siRNASmall interfering RNA
snRNASmall nuclear RNA
snoRNASmall nucleolar RNA
tRNATransfer RNA
WBCWhite Blood Cells


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Figure 1. Segregation of information curated on various non-coding RNA databases. The available data have been grouped into five categories: basic genomic annotation, expression profile, molecular interactions, Disease association and therapeutic targets, and sequence variants. Databases for each of these kinds of information are listed in Figure 2.
Figure 1. Segregation of information curated on various non-coding RNA databases. The available data have been grouped into five categories: basic genomic annotation, expression profile, molecular interactions, Disease association and therapeutic targets, and sequence variants. Databases for each of these kinds of information are listed in Figure 2.
Ncrna 06 00035 g001
Figure 2. Overview of current ncRNA databases: The available databases have been grouped into five categories: basic genomic annotation (green), expression profile (blue), molecular interactions (light grey), Disease association (orange) and ncRNA type (dark grey). The corresponding boxes are shaded in yellow if the details are present in the respective databases [78,79,80,81,82,83,84,85,86,87,88,89,90,91,92,93,94,95,96,97,98,99,100,101].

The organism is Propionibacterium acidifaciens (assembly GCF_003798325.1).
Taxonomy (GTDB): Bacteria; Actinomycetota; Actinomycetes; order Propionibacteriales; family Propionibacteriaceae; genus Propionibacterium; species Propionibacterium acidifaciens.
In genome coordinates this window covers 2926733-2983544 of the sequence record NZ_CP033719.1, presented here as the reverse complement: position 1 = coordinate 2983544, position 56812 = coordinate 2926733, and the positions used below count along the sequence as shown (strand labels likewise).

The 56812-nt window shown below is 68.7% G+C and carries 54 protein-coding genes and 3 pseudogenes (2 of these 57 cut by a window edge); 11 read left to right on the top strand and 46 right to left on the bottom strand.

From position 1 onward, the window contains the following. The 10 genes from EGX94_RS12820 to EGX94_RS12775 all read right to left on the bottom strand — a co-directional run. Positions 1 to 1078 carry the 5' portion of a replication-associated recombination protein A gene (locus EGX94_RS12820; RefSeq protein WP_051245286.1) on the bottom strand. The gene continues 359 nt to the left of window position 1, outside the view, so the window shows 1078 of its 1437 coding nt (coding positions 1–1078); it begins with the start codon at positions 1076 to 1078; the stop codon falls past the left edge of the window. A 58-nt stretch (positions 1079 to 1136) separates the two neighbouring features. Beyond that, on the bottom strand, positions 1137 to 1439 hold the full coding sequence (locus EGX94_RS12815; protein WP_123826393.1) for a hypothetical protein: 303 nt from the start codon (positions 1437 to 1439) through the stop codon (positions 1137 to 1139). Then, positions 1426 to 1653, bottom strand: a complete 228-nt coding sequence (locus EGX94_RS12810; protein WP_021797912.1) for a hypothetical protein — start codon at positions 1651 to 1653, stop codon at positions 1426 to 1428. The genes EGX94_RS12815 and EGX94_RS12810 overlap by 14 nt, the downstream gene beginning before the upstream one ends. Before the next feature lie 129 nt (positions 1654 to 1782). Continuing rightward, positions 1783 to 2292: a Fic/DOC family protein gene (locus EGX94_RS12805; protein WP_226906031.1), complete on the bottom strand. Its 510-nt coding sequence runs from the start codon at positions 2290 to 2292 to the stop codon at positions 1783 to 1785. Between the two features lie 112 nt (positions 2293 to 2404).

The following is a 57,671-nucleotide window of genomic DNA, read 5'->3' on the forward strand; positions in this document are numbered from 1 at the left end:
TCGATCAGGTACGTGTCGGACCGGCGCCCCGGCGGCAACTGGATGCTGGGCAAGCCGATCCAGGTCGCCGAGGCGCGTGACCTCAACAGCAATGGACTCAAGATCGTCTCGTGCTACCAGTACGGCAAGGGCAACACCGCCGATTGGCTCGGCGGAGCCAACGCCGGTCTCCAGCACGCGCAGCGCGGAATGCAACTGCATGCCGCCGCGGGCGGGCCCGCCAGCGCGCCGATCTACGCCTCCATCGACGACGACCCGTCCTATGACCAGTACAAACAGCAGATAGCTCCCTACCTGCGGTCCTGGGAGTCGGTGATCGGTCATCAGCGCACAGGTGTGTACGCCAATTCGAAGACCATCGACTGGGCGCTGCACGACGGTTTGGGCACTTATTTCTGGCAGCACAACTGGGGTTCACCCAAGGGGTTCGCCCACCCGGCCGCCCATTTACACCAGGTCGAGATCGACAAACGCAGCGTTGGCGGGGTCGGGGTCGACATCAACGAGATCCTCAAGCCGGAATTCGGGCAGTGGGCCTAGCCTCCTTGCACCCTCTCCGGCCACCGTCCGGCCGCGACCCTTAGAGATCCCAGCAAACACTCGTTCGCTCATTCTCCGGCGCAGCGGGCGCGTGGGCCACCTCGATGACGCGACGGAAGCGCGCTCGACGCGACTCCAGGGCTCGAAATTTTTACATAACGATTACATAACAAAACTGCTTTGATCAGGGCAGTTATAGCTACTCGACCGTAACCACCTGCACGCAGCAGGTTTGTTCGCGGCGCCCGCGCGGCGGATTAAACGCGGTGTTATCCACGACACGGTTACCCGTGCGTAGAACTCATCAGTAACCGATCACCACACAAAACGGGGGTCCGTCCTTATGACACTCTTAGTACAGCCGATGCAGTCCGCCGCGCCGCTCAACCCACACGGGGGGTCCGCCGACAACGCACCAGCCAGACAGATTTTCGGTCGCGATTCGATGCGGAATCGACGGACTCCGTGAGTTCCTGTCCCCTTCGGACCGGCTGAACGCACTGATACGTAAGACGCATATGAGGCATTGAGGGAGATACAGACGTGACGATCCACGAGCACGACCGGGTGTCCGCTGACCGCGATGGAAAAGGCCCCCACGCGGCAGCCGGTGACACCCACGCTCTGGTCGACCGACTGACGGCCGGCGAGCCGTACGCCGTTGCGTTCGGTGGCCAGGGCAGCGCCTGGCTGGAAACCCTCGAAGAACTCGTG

Figure 2. Overview of current ncRNA databases: The available databases have been grouped into five categories: basic genomic annotation (green), expression profile (blue), molecular interactions (light grey), Disease association (orange) and ncRNA type (dark grey). The corresponding boxes are shaded in yellow if the details are present in the respective databases [78,79,80,81,82,83,84,85,86,87,88,89,90,91,92,93,94,95,96,97,98,99,100,101].
Ncrna 06 00035 g002

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Balamurali, D.; Stoll, M. Non-Coding RNA Databases in Cardiovascular Research. Non-Coding RNA 2020, 6, 35.

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Balamurali D, Stoll M. Non-Coding RNA Databases in Cardiovascular Research. Non-Coding RNA. 2020; 6(3):35.

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Balamurali, Deepak, and Monika Stoll. 2020. "Non-Coding RNA Databases in Cardiovascular Research" Non-Coding RNA 6, no. 3: 35.